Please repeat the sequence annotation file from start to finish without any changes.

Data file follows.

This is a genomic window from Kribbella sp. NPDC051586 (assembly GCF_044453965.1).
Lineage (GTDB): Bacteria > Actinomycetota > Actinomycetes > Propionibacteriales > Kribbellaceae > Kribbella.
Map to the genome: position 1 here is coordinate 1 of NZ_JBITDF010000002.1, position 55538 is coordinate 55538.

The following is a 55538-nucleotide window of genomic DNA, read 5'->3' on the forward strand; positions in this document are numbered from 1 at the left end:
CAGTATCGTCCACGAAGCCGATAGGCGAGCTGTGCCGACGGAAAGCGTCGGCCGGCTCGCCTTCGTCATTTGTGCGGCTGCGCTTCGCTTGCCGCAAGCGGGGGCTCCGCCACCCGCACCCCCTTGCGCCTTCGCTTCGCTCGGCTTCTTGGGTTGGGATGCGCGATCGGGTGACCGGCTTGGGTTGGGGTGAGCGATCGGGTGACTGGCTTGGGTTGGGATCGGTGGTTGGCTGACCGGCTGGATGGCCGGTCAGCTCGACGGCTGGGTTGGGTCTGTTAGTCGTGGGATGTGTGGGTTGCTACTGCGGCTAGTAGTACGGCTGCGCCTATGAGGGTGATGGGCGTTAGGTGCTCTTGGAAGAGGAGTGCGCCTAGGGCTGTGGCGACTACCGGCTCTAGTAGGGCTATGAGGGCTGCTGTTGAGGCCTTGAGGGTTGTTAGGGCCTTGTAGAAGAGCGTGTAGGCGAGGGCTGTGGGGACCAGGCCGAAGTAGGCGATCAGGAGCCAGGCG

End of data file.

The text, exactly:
This is a genomic window from Kribbella sp. NPDC051586 (assembly GCF_044453965.1).
Lineage (GTDB): Bacteria > Actinomycetota > Actinomycetes > Propionibacteriales > Kribbellaceae > Kribbella.
Map to the genome: position 1 here is coordinate 1 of NZ_JBITDF010000002.1, position 55538 is coordinate 55538.

The following is a 55538-nucleotide window of genomic DNA, read 5'->3' on the forward strand; positions in this document are numbered from 1 at the left end:
CAGTATCGTCCACGAAGCCGATAGGCGAGCTGTGCCGACGGAAAGCGTCGGCCGGCTCGCCTTCGTCATTTGTGCGGCTGCGCTTCGCTTGCCGCAAGCGGGGGCTCCGCCACCCGCACCCCCTTGCGCCTTCGCTTCGCTCGGCTTCTTGGGTTGGGATGCGCGATCGGGTGACCGGCTTGGGTTGGGGTGAGCGATCGGGTGACTGGCTTGGGTTGGGATCGGTGGTTGGCTGACCGGCTGGATGGCCGGTCAGCTCGACGGCTGGGTTGGGTCTGTTAGTCGTGGGATGTGTGGGTTGCTACTGCGGCTAGTAGTACGGCTGCGCCTATGAGGGTGATGGGCGTTAGGTGCTCTTGGAAGAGGAGTGCGCCTAGGGCTGTGGCGACTACCGGCTCTAGTAGGGCTATGAGGGCTGCTGTTGAGGCCTTGAGGGTTGTTAGGGCCTTGTAGAAGAGCGTGTAGGCGAGGGCTGTGGGGACCAGGCCGAAGTAGGCGATCAGGAGCCAGGCG